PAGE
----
Failed Warm Up Bristol scheme gives back government funding

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loft insulation engineerImage source, Centrica/Elvis
Image caption,
Warm Up Bristol was set up to carry out energy-saving upgrades to homes, including loft and cavity wall insulation

A council is returning £3.3m of funding to the government following a failed home improvement scheme.

Warm Up Bristol has been beset by problems since opening in 2014 when it was awarded more than £7m Green Deal funding.

Two firms contracted to carry out the improvements went into administration, leaving hundreds of households with unfinished work.

Bristol City Council said it had launched an investigation.

Lib Dem councillor Jos Clark described the authority's handling of the project as "really shabby".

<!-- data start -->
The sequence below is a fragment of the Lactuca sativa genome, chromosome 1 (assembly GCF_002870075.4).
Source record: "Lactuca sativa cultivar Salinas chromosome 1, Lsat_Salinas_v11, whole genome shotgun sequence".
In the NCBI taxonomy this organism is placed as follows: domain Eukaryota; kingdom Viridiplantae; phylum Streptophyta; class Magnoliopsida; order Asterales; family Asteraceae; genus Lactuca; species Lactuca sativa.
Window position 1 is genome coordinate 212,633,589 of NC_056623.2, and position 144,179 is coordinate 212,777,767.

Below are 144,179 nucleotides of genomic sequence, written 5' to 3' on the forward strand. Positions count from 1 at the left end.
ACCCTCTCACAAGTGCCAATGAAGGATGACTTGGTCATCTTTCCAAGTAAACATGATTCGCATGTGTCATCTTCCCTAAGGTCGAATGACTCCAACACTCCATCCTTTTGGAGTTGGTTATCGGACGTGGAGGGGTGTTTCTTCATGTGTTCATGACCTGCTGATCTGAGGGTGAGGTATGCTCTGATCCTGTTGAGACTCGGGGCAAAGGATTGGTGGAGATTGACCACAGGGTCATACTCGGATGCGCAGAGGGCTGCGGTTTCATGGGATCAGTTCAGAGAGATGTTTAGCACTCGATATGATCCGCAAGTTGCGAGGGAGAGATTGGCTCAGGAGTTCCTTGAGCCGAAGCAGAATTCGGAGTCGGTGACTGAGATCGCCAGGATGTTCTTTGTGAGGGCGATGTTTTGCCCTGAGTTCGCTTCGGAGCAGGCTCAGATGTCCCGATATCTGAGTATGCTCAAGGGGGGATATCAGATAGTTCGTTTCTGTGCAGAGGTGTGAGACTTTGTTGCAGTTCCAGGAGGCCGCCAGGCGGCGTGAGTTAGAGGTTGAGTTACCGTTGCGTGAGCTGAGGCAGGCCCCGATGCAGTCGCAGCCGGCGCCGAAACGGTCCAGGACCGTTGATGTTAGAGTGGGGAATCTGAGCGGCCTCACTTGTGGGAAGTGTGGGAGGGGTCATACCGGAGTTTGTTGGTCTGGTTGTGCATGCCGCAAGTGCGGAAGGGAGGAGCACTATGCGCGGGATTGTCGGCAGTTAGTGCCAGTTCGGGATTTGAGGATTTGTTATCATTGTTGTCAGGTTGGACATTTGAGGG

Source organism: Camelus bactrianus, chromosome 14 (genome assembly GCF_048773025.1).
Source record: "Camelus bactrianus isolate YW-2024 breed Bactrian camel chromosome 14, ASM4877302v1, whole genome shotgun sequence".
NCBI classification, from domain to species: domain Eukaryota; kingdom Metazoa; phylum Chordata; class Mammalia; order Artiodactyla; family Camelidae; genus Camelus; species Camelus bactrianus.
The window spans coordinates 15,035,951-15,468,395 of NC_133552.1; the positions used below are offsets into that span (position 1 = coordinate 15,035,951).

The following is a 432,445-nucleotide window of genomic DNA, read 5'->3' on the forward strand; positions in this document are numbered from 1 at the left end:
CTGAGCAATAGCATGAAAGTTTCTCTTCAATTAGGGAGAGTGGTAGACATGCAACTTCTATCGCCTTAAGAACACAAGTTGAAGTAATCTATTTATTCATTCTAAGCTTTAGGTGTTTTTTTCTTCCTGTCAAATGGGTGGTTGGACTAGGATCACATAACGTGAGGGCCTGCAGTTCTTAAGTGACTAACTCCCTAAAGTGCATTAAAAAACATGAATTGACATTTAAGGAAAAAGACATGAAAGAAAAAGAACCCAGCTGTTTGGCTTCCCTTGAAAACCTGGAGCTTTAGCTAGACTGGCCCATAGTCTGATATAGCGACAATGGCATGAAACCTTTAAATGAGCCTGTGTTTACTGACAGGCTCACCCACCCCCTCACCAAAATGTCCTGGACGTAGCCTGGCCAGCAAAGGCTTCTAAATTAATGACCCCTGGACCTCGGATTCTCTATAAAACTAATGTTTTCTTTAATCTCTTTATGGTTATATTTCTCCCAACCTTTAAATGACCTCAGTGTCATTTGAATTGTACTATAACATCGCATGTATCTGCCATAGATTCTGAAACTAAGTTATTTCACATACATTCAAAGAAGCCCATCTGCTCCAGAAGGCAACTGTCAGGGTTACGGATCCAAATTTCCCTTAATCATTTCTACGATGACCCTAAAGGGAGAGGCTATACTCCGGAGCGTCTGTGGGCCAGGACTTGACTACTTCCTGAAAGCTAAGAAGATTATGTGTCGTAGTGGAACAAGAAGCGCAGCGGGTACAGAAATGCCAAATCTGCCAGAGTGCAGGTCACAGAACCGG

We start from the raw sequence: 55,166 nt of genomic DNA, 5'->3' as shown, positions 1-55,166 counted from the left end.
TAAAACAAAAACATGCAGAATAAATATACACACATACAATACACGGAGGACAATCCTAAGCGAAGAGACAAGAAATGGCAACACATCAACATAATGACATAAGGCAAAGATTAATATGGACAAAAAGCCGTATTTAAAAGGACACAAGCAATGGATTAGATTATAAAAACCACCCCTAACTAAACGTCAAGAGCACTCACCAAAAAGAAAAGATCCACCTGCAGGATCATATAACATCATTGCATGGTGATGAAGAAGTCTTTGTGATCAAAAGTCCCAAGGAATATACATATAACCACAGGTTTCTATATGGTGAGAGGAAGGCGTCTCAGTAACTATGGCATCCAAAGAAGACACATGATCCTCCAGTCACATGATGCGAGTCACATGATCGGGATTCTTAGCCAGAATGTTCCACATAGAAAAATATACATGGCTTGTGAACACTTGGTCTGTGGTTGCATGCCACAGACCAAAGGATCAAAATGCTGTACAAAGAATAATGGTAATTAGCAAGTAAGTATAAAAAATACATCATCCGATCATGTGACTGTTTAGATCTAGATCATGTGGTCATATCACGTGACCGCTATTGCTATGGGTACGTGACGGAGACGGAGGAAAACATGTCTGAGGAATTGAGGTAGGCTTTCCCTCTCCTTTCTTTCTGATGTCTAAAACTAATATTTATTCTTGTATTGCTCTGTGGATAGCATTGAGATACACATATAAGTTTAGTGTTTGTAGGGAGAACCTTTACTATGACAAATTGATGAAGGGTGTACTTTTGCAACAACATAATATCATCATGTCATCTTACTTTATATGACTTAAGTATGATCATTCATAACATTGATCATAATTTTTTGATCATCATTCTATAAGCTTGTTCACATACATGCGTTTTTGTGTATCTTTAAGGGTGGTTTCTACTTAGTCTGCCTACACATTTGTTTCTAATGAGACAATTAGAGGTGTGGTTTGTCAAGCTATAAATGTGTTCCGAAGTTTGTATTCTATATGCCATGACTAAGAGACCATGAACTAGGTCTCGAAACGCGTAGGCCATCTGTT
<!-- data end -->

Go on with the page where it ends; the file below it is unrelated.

She said: "I believe Bristol had the largest grant in the country and we couldn't manage it.

"It's about people who need that new boiler, or their houses are draughty and cold, and it would make a huge difference to their lives."

'Put things right'

Complaints about unfinished works included windows not opening, wires exposed and damp areas left untreated.

Cabinet member for energy Fi Hance said: "Council officers have worked incredibly hard to try and put things right.

"We still have a lot of fuel poverty in this city and we are applying for fresh grants to carry on making home improvements to people's houses."

Climate Energy Homes was contracted in 2014 to run the scheme and carry out energy-saving upgrades to homes, including loft and cavity wall insulation.

However, it went into administration in 2015. A second company, Concordia, also subsequently folded.

Carol Heal from Whitchurch said: "Green Bristol, save this, save that. I'm a good landlady so thought I'd sign up. Now it's all backfired."

The council tried and failed to extend the deadline the government funding needed to be used by, which passed earlier this year.

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